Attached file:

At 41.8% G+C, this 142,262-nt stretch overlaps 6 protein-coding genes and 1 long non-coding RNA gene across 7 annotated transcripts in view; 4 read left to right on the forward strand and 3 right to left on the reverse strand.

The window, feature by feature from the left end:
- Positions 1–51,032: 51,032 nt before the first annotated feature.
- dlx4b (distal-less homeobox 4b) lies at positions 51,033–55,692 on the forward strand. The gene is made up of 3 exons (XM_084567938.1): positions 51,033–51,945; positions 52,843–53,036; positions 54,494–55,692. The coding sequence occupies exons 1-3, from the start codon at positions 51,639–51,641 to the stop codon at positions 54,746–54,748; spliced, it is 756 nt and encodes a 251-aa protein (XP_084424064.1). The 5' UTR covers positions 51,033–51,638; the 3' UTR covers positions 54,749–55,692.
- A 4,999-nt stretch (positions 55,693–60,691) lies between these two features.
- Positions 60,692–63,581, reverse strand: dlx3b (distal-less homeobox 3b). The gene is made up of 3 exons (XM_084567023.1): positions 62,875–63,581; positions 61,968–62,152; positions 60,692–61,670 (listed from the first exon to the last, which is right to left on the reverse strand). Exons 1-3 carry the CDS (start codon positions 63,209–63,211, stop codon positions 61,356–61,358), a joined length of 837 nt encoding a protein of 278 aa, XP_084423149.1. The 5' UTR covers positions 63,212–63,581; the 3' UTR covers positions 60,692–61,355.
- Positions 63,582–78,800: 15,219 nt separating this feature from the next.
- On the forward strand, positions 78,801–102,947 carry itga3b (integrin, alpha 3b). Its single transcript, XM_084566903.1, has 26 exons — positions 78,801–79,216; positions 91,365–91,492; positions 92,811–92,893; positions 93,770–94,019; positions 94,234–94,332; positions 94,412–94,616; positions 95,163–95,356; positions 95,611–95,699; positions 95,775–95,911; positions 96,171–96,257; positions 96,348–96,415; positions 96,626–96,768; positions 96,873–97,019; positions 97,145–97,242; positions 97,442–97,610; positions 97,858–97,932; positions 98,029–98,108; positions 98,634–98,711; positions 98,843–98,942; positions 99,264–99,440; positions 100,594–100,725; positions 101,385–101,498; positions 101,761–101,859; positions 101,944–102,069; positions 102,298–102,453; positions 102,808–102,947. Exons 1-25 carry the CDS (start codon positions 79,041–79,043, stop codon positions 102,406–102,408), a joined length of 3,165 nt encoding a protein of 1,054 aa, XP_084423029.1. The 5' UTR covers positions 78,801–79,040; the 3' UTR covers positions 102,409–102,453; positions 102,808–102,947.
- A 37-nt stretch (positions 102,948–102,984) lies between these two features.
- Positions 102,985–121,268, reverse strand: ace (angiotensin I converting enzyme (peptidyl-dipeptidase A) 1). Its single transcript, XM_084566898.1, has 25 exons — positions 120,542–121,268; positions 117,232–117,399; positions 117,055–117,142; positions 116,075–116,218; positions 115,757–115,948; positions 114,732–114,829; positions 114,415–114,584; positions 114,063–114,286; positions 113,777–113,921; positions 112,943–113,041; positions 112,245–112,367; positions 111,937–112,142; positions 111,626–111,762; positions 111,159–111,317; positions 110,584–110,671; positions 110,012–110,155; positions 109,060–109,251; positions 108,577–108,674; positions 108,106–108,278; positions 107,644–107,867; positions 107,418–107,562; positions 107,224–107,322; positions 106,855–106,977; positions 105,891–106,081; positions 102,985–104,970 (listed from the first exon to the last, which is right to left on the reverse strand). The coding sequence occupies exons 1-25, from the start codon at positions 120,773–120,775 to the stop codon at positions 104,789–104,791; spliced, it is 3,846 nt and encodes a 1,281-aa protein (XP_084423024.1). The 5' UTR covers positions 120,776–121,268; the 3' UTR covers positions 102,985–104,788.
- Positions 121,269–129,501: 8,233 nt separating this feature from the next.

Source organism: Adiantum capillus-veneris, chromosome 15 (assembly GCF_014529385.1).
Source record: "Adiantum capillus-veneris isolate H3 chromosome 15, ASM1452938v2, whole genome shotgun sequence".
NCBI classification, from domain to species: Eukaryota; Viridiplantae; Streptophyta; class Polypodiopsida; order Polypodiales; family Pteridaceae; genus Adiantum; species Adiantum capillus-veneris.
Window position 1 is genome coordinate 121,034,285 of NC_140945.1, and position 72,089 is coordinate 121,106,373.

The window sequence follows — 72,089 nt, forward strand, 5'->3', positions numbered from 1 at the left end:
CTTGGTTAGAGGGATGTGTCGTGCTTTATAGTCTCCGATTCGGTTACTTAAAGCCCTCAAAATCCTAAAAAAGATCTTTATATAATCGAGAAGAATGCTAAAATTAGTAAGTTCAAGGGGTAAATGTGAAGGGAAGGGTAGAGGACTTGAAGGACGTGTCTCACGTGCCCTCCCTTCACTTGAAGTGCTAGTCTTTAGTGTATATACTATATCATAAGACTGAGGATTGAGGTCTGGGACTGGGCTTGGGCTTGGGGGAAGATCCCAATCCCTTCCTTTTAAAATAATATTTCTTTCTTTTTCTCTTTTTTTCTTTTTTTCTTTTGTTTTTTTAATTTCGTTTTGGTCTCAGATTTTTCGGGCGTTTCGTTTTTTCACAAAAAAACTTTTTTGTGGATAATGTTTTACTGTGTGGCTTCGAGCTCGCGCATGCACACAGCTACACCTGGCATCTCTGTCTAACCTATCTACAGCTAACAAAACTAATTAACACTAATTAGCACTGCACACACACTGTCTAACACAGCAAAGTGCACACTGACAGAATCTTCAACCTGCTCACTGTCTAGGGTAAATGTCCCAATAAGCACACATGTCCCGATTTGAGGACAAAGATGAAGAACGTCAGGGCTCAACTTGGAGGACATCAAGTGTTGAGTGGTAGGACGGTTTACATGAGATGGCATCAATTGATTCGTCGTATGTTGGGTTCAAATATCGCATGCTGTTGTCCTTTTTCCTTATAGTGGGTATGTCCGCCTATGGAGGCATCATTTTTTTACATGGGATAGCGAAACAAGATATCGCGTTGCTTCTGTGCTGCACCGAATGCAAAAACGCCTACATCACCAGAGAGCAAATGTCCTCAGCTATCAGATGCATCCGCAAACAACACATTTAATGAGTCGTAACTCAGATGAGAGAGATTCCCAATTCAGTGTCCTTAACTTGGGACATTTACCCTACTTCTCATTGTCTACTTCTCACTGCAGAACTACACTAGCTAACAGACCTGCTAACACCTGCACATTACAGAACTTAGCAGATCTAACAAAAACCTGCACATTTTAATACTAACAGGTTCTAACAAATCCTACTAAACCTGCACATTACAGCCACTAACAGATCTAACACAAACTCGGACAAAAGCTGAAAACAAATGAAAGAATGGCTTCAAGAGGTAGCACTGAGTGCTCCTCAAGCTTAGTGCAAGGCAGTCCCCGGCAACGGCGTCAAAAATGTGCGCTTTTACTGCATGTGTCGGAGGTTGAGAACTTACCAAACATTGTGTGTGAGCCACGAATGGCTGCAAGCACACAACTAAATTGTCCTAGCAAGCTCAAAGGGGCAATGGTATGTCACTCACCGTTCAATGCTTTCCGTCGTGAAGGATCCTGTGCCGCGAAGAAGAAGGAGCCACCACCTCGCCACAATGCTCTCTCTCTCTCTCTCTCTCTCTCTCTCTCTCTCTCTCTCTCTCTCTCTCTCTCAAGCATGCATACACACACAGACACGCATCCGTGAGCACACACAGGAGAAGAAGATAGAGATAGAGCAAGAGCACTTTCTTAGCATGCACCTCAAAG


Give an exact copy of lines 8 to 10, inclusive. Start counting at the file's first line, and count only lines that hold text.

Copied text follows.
- On the forward strand, positions 78,801–102,947 carry itga3b (integrin, alpha 3b). Its single transcript, XM_084566903.1, has 26 exons — positions 78,801–79,216; positions 91,365–91,492; positions 92,811–92,893; positions 93,770–94,019; positions 94,234–94,332; positions 94,412–94,616; positions 95,163–95,356; positions 95,611–95,699; positions 95,775–95,911; positions 96,171–96,257; positions 96,348–96,415; positions 96,626–96,768; positions 96,873–97,019; positions 97,145–97,242; positions 97,442–97,610; positions 97,858–97,932; positions 98,029–98,108; positions 98,634–98,711; positions 98,843–98,942; positions 99,264–99,440; positions 100,594–100,725; positions 101,385–101,498; positions 101,761–101,859; positions 101,944–102,069; positions 102,298–102,453; positions 102,808–102,947. Exons 1-25 carry the CDS (start codon positions 79,041–79,043, stop codon positions 102,406–102,408), a joined length of 3,165 nt encoding a protein of 1,054 aa, XP_084423029.1. The 5' UTR covers positions 78,801–79,040; the 3' UTR covers positions 102,409–102,453; positions 102,808–102,947.
- A 37-nt stretch (positions 102,948–102,984) lies between these two features.
- Positions 102,985–121,268, reverse strand: ace (angiotensin I converting enzyme (peptidyl-dipeptidase A) 1). Its single transcript, XM_084566898.1, has 25 exons — positions 120,542–121,268; positions 117,232–117,399; positions 117,055–117,142; positions 116,075–116,218; positions 115,757–115,948; positions 114,732–114,829; positions 114,415–114,584; positions 114,063–114,286; positions 113,777–113,921; positions 112,943–113,041; positions 112,245–112,367; positions 111,937–112,142; positions 111,626–111,762; positions 111,159–111,317; positions 110,584–110,671; positions 110,012–110,155; positions 109,060–109,251; positions 108,577–108,674; positions 108,106–108,278; positions 107,644–107,867; positions 107,418–107,562; positions 107,224–107,322; positions 106,855–106,977; positions 105,891–106,081; positions 102,985–104,970 (listed from the first exon to the last, which is right to left on the reverse strand). The coding sequence occupies exons 1-25, from the start codon at positions 120,773–120,775 to the stop codon at positions 104,789–104,791; spliced, it is 3,846 nt and encodes a 1,281-aa protein (XP_084423024.1). The 5' UTR covers positions 120,776–121,268; the 3' UTR covers positions 102,985–104,788.